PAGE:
BLM Seeking Public Comment On Wild Horse Management Changes

Feb 4, 2020

Wild horse numbers are carefully managed in each area in Wyoming.
Credit Bureau of Land Management via Attribution 2.0 Generic

The Wyoming Bureau of Land Management (BLM) is seeking public comment on proposed changes to a resource management plan and environmental impact statement for wild horse management in southern Wyoming. 

The Salt Wells Creek, Great Divide Basin, Adobe Town, and White Mountain Herd Management Areas (HMA) are made up of a checkerboard pattern of private and BLM owned land.

Most of the private land parcels in the areas are owned by the Rock Springs Grazing Association (RSGA) and the historic agreement that allows wild horses to utilize both organization's land came to an end in 2010. The RSGA now wants the horses removed from their property.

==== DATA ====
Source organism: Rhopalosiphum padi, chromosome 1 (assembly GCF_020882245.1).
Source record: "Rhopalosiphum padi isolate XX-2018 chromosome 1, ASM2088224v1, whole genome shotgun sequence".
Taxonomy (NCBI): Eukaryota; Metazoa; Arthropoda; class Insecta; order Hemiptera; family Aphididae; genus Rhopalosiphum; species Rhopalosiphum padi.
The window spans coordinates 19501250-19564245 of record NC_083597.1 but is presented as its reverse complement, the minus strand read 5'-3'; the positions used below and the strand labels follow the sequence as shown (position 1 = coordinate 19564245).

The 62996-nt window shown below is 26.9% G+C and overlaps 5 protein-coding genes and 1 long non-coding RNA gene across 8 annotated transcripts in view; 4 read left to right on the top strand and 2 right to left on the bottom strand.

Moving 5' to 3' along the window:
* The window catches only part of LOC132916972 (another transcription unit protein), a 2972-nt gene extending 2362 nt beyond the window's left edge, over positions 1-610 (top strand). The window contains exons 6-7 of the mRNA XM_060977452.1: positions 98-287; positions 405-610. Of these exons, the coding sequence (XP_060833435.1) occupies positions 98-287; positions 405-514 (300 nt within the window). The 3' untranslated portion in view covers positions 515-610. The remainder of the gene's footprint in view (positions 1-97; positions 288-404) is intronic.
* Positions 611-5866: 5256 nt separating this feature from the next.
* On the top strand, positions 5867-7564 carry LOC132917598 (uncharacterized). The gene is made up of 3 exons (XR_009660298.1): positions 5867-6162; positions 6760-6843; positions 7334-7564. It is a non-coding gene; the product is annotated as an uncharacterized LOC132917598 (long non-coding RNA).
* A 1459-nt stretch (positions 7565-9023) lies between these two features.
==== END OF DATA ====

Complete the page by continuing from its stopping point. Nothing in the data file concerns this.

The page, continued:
"Since it is a checkerboard of alternating sections fences really aren't feasible in that area, because it would basically restrict all movement through the checkerboard for horses and other animals as well," the BLM's public affairs specialist, Courtney Whiteman, said.

Because fences aren't a feasible option, the BLM is considering four other options for wild horse management.

"We are just in the analysis stage, we have identified a preferred alternative, but that does not equate to us having made a decision yet," Whiteman said. "We've got a lot more work to do before we make a final decision."

The preferred alternative will remove all horses from the White Mountain, Great Divide Basin, and Salt Wells Creek HMAs. The Adobe Town HMA will be shrunk to remove the portion that intermingles the most with private land and the amount of horses managed for in that area will be reduced. The number of horses over the new management number will likely be rounded up and put up for adoption. Additionally, birth control measures may be applied to the remaining herd to maintain new numbers.

Regardless of which alternative is selected, there are still several steps before action can be taken, including economic and environmental analyses of each step.

The BLM will be accepting public comment on their website until April 30.

Have a question about this story? Contact the reporter, Ivy Engel, at iengel@uwyo.edu.